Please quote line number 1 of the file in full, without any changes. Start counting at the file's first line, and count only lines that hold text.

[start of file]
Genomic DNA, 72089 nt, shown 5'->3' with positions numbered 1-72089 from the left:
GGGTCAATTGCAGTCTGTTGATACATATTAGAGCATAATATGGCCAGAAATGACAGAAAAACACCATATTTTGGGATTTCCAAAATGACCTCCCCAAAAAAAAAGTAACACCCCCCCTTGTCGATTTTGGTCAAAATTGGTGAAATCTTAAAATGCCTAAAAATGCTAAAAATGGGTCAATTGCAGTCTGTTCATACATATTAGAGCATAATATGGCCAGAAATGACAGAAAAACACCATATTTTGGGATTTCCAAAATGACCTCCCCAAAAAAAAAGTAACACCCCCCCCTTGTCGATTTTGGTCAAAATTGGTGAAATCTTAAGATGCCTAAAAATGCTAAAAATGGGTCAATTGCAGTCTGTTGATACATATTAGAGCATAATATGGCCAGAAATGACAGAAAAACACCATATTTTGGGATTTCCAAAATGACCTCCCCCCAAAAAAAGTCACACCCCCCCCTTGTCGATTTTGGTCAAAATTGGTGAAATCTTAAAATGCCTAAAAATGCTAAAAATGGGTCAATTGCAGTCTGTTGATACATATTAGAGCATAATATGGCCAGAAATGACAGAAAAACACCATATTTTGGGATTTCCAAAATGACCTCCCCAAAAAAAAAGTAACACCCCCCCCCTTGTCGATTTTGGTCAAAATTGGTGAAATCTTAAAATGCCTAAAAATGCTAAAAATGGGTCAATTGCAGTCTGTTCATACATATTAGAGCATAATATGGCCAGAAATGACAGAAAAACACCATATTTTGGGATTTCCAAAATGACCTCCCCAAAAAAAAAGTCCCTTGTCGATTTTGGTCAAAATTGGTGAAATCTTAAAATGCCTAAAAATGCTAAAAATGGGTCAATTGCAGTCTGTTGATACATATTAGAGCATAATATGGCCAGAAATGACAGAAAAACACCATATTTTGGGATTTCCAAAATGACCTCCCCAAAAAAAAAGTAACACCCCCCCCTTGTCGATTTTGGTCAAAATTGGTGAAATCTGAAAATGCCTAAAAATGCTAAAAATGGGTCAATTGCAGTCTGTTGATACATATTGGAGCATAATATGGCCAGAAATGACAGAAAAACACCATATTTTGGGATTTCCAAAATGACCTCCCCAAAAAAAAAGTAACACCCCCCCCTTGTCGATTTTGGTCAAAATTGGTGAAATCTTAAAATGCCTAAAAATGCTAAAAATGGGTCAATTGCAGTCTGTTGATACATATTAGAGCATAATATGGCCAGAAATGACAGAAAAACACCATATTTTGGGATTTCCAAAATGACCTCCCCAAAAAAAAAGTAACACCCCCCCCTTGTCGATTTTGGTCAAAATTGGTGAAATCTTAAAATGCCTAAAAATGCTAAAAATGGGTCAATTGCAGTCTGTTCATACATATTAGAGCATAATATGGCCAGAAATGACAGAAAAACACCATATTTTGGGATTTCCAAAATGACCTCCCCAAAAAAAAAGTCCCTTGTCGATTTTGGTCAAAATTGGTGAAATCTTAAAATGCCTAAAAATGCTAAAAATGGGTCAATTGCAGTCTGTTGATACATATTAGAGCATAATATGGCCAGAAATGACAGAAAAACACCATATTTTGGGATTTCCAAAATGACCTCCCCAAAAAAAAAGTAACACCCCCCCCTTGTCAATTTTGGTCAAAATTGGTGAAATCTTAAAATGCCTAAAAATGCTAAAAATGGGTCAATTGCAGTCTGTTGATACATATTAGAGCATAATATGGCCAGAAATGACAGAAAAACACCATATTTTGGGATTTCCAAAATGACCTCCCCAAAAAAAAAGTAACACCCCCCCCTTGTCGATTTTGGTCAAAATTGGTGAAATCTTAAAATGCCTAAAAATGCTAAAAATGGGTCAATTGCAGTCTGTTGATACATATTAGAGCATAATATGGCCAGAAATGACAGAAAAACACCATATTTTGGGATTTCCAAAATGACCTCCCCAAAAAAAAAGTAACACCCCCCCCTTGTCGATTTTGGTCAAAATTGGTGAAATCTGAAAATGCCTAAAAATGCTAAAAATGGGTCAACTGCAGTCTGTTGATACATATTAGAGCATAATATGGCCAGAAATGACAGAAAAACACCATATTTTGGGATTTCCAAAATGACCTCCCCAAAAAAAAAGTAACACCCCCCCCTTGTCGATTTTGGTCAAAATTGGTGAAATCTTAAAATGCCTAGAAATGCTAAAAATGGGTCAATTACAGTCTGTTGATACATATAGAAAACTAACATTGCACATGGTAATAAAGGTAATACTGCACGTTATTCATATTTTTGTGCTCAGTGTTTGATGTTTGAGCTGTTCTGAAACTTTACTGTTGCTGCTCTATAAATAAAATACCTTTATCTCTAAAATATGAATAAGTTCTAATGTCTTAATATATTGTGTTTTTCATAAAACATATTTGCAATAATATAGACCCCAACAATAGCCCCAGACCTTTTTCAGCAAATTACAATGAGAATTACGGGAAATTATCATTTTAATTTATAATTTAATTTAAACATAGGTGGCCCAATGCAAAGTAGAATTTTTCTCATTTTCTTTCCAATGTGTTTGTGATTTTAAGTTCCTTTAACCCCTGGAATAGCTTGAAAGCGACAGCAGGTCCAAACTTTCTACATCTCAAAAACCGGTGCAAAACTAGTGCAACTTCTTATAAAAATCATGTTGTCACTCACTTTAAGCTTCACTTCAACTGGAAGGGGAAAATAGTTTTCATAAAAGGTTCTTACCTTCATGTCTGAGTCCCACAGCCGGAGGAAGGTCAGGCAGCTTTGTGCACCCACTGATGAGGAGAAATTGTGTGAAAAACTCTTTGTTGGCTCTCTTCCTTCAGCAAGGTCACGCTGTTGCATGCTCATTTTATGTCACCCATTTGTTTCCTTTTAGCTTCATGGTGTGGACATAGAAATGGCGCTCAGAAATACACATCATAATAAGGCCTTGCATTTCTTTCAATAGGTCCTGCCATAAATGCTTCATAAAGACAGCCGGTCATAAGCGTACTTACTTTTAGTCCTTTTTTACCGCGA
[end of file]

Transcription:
Genomic DNA, 72089 nt, shown 5'->3' with positions numbered 1-72089 from the left: